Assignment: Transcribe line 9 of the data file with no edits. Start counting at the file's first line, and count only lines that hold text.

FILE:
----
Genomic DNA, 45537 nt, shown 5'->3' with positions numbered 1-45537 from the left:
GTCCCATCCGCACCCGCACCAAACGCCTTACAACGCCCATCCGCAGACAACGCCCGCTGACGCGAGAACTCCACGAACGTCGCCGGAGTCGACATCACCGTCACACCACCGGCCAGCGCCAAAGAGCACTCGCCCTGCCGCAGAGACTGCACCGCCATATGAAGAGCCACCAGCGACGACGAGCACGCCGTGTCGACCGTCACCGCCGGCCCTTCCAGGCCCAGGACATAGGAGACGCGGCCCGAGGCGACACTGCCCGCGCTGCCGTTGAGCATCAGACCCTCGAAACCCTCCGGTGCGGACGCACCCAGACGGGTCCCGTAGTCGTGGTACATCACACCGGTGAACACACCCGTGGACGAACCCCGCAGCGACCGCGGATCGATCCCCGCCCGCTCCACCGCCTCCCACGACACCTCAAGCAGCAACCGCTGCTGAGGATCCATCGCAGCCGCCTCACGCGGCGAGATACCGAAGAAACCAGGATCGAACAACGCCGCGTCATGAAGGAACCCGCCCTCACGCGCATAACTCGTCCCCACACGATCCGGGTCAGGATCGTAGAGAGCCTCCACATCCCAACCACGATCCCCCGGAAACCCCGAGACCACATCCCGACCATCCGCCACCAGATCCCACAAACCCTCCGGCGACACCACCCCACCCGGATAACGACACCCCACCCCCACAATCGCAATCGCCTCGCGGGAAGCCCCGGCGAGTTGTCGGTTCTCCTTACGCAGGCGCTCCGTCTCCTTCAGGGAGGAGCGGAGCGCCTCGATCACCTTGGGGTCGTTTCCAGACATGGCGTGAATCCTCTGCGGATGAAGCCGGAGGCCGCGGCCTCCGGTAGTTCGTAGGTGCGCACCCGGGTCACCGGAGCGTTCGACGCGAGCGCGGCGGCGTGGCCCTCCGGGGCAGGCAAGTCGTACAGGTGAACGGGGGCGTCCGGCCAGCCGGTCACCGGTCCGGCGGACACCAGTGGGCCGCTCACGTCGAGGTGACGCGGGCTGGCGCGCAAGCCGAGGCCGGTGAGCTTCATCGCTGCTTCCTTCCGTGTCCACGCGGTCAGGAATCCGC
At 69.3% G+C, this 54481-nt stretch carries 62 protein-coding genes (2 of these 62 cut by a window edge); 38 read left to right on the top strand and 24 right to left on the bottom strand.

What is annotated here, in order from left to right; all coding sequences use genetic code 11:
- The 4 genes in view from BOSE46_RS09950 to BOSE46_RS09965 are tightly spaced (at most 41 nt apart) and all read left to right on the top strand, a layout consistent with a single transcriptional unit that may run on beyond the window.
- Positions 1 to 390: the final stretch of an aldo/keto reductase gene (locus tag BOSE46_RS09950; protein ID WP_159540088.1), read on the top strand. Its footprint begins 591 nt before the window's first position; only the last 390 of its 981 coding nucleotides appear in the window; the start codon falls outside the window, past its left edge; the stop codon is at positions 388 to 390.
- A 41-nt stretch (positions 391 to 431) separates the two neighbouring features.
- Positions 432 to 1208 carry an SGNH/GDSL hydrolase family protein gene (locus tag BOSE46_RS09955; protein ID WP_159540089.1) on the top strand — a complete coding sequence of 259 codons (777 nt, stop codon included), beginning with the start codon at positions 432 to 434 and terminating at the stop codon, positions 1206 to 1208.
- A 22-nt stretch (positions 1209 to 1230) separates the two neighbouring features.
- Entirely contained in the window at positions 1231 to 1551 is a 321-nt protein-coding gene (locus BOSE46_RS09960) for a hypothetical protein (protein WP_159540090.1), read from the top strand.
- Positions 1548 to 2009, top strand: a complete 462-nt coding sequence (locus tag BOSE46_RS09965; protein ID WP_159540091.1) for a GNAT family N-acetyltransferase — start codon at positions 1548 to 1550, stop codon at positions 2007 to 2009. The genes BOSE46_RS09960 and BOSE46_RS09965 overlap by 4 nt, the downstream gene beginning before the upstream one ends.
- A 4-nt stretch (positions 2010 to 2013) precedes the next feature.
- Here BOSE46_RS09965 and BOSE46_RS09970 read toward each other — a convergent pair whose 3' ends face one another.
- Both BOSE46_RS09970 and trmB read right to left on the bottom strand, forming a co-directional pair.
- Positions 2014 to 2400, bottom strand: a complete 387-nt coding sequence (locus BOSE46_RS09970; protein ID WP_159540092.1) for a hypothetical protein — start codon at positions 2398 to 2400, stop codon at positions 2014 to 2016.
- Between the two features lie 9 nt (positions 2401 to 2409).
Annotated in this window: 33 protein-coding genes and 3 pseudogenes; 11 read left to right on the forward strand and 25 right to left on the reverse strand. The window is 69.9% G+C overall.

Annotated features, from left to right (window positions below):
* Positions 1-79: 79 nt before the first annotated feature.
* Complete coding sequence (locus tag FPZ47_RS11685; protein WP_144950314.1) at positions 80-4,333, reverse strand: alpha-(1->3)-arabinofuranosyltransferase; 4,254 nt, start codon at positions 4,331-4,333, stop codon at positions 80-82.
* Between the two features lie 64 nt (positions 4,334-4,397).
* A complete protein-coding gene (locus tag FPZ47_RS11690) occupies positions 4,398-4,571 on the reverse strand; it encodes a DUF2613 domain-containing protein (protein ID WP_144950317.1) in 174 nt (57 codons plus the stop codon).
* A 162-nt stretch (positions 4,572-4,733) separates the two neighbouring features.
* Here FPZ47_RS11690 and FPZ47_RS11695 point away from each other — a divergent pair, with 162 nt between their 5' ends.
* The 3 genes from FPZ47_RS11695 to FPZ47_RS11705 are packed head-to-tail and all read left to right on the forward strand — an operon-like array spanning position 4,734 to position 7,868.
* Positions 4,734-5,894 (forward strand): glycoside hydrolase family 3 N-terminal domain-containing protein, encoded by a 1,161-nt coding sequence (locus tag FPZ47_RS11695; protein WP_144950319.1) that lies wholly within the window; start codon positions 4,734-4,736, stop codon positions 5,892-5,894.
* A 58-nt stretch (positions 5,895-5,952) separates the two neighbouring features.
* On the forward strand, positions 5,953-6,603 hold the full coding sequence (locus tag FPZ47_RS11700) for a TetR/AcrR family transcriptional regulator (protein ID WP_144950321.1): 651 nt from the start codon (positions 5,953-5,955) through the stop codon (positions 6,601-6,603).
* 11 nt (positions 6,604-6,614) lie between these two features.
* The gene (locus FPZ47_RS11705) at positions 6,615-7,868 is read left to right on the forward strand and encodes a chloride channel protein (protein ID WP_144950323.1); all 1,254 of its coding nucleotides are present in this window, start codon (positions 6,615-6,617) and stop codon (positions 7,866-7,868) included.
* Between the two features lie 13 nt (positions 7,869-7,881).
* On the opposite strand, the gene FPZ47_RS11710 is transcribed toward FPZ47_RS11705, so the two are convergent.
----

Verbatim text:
- A 22-nt stretch (positions 1209 to 1230) separates the two neighbouring features.